00061 Caregiver role strain

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00061 Caregiver role strain

Definition of the NANDA label

Difficulty in playing the role of family caregiver.

Difficulty in fulfilling care responsibilities, expectations and/or behaviors for family or significant others.

Defining characteristics

Caregiver activities

• Difficulty completing or carrying out required tasks.
• Preoccupation with usual care.
• Concern about the future regarding the health of the person cared for and the ability of the caregiver to care for it.
• Concern about the recipient of care if the caregiver becomes ill or dies.
• Dysfunctional change in caregiver activity.
• Concern about the possible institutionalization of the recipient of care.

Health status of the caregiver


• Gastrointestinal disorders (eg, mild pain, vomiting, diarrhea, recurrent peptic ulcer).
• Weight changes.
• Eruptions.
• Hypertension.
• Cardiovascular disease.
• Diabetes.
• Fatigue.
• Headaches.


• Impaired individual coping.
• Feelings of depression.
• Sleep disorders.
• Cholera.
• Stress.
• Somatization.
• Increasing nervousness.
• Increased emotional lability.
• Impatience.
• Lack of time for personal needs.
• Frustration.


• Non-participation in social life.
• Changes in free time activities.
• Low labor productivity.
• Rejection of professional promotions.

Caregiver-recipient of care relationships

• Grief or uncertainty about changing relationships with the recipient of care.
• Difficulty seeing how the disease affects the recipient of care.

Family processes

• Family conflict.
• Concern for family members.

Related factors

Health status of the care recipient

• Severity of the disease.
• Chronic disease.
• Increasing needs for care or dependency.
• Uncertainty about the course of the disease.
• Unstable health of the recipient of care.
• Problematic behaviors.
• Psychological or cognitive problems.
• Addiction or codependency.

Caregiver activities

• Number of activities.
• Complexity of activities.
• Responsibility for 24-hour care.
• Continuous change of activities.
• Home discharge of a family member with significant care needs.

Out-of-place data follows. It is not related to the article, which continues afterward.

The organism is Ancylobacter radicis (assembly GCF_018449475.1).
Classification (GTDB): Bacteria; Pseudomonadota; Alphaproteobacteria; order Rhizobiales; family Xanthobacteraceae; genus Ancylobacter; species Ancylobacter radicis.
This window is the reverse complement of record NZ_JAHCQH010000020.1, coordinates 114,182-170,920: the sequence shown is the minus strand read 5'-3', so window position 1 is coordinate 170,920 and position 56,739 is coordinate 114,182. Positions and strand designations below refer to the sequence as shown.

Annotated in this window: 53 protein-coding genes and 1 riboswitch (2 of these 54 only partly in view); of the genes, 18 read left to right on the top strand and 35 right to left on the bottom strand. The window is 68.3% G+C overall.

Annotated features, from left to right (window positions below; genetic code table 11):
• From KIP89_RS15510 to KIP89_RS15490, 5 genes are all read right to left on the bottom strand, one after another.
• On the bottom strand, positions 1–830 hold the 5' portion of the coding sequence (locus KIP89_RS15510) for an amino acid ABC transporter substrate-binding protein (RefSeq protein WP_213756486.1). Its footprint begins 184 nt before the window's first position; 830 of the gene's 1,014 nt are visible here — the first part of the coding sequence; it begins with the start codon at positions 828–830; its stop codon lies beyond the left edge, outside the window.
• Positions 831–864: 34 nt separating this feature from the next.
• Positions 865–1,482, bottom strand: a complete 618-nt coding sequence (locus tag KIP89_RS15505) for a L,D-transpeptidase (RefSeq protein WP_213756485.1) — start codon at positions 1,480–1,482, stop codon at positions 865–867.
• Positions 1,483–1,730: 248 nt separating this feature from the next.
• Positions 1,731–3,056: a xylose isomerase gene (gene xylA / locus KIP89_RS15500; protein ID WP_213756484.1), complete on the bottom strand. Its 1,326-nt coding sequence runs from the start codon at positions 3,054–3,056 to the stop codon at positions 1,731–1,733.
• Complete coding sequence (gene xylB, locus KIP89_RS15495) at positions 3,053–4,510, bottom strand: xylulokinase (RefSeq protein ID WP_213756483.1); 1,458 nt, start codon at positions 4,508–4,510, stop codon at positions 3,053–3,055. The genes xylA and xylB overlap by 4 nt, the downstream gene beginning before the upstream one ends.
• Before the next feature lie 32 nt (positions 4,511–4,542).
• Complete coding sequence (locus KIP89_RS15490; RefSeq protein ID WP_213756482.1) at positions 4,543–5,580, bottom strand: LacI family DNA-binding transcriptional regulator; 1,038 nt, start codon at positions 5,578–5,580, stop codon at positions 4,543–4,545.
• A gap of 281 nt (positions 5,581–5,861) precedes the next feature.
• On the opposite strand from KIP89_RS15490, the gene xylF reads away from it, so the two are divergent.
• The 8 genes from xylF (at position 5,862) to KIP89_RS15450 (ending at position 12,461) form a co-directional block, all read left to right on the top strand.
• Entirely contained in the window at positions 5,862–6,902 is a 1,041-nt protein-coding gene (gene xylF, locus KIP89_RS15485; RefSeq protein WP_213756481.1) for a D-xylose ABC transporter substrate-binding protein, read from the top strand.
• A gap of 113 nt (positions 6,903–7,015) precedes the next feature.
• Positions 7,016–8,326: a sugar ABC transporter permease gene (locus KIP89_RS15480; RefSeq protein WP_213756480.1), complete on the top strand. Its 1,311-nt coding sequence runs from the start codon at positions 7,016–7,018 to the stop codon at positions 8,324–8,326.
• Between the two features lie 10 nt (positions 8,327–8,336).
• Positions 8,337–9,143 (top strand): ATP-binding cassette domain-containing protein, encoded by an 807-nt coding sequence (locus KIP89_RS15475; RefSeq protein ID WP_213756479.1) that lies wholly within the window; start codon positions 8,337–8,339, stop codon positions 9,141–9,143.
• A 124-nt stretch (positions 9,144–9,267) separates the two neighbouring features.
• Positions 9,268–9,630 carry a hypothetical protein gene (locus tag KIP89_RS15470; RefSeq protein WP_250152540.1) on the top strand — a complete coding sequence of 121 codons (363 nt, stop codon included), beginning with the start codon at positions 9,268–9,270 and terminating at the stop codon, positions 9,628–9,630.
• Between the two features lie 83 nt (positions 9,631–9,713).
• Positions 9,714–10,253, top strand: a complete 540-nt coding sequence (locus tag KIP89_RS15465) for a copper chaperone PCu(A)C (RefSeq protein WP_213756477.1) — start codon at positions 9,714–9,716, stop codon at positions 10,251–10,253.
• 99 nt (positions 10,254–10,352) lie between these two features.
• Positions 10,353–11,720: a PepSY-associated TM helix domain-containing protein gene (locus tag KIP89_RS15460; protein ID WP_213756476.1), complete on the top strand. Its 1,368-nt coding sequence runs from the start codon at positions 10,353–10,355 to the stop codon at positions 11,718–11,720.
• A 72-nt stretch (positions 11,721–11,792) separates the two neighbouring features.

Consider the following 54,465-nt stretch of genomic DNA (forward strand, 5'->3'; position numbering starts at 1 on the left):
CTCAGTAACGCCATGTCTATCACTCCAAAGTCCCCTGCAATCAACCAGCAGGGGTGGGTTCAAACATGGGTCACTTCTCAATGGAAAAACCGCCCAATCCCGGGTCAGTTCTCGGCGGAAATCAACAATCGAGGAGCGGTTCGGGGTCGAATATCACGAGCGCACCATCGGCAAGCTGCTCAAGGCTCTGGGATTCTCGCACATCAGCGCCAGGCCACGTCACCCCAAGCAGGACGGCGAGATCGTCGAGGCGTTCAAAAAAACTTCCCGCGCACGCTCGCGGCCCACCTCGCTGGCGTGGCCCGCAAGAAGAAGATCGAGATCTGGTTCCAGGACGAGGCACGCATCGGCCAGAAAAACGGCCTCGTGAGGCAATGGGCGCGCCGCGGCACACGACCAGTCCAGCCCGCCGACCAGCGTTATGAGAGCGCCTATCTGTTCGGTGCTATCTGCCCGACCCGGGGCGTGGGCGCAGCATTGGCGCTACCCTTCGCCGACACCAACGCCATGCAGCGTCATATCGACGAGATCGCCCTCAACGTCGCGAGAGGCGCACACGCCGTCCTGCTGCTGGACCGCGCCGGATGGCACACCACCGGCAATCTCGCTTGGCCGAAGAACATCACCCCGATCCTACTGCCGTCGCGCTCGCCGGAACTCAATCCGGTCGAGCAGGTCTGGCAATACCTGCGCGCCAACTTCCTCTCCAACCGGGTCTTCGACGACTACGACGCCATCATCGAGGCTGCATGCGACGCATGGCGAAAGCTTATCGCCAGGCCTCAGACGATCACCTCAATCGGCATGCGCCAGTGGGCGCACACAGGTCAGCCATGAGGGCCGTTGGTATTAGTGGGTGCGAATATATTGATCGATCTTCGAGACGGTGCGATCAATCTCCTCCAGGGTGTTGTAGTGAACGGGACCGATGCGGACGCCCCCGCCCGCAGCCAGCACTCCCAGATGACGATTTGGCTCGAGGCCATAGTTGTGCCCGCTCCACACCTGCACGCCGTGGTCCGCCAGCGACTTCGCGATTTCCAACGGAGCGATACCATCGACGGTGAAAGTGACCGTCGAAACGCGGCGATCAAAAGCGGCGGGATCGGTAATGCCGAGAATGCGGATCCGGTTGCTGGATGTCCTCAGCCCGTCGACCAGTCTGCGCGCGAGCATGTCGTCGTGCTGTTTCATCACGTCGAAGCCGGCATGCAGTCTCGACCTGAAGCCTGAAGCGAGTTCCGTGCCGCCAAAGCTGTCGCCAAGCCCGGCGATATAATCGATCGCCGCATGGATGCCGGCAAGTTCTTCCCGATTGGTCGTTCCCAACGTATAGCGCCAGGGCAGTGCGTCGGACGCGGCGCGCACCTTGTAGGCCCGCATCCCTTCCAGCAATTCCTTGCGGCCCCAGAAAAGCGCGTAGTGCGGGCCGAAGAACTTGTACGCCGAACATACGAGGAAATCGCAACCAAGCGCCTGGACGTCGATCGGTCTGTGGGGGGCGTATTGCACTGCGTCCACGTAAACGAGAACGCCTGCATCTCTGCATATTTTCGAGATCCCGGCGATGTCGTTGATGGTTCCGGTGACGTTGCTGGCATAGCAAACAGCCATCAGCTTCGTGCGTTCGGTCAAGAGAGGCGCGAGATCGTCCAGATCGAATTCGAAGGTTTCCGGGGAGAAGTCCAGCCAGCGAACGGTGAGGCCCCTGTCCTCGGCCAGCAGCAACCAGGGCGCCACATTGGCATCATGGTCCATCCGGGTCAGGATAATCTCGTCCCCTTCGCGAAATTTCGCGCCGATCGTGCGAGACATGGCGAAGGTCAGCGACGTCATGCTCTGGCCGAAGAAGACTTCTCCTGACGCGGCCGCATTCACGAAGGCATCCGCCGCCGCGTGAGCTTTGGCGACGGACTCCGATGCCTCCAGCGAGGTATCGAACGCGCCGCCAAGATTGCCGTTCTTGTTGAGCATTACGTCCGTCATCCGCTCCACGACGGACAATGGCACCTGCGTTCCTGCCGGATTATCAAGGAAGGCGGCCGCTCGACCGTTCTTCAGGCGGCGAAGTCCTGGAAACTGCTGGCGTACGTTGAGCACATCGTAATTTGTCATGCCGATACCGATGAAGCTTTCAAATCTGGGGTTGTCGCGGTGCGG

• Provide care for years.
• Uncertainty about the care situation.

Health status of the caregiver

• Physical problems.
• Psychological or cognitive problems.
• Addiction or codependency.
• Marginal coping patterns.
• Unrealistic expectations about yourself.
• Inability to satisfy one’s own or other people’s expectations.


• Isolation from others.
• Performance of roles that enter into competition.
• Alienation from family, friends, and co-workers.
• Insufficient recreational activities.

Caregiver-recipient of care relationships

• History of bad relationships.
• Presence of abuse or violence.
• The recipient of care has unrealistic expectations of the caregiver.
• The mental state of the elderly person inhibits conversation.

Family processes

• History of marginal family coping.
• History of family dysfunction.


• Inappropriate physical environment for providing care (eg, home conditioning, temperature, security).
• Inadequate equipment for providing care.
• Inappropriate means of transport.
• Inadequate community resources (eg, respite care, recreational resources).
• Insufficient financial resources.
• Lack of support.
• The caregiver is not developmentally ready to take on this role.
• Inexperience in providing care.
• Lack of time.
• Lack of knowledge about community resources or difficulty in accessing them.
• Lack of privacy of the caregiver.
• Emotional tension.
• Physical energy.
• Assistance and support (formal and informal).

At risk population

• Care receiver’s condition inhibits conversation – Developmental delay of care receiver
• Developmental delay of caregiver
• Exposure to violence
• Female caregiver
• Financial crisis
• Partner as caregiver
• Prematurity

Associated condition

Care Receiver

• Alteration in cognitive functioning
• Chronic illness
• Congenital disorder
• Illness severity
• Psychiatric disorder
• Psychological disorder


• Alteration in cognitive functioning
• Health impairment
• Psychological disorder


• Well-being of the family caregiver.
• Alteration of the caregiver’s lifestyle.
• Execution of the role.


• Support to the family caregiver.
• Promotion of family involvement.
• Role empowerment.
• Family support.
• Advice
• Emotional Support
• Increase coping.
• Intermittent care.
• Individual education.
• Promotion of fatherhood.

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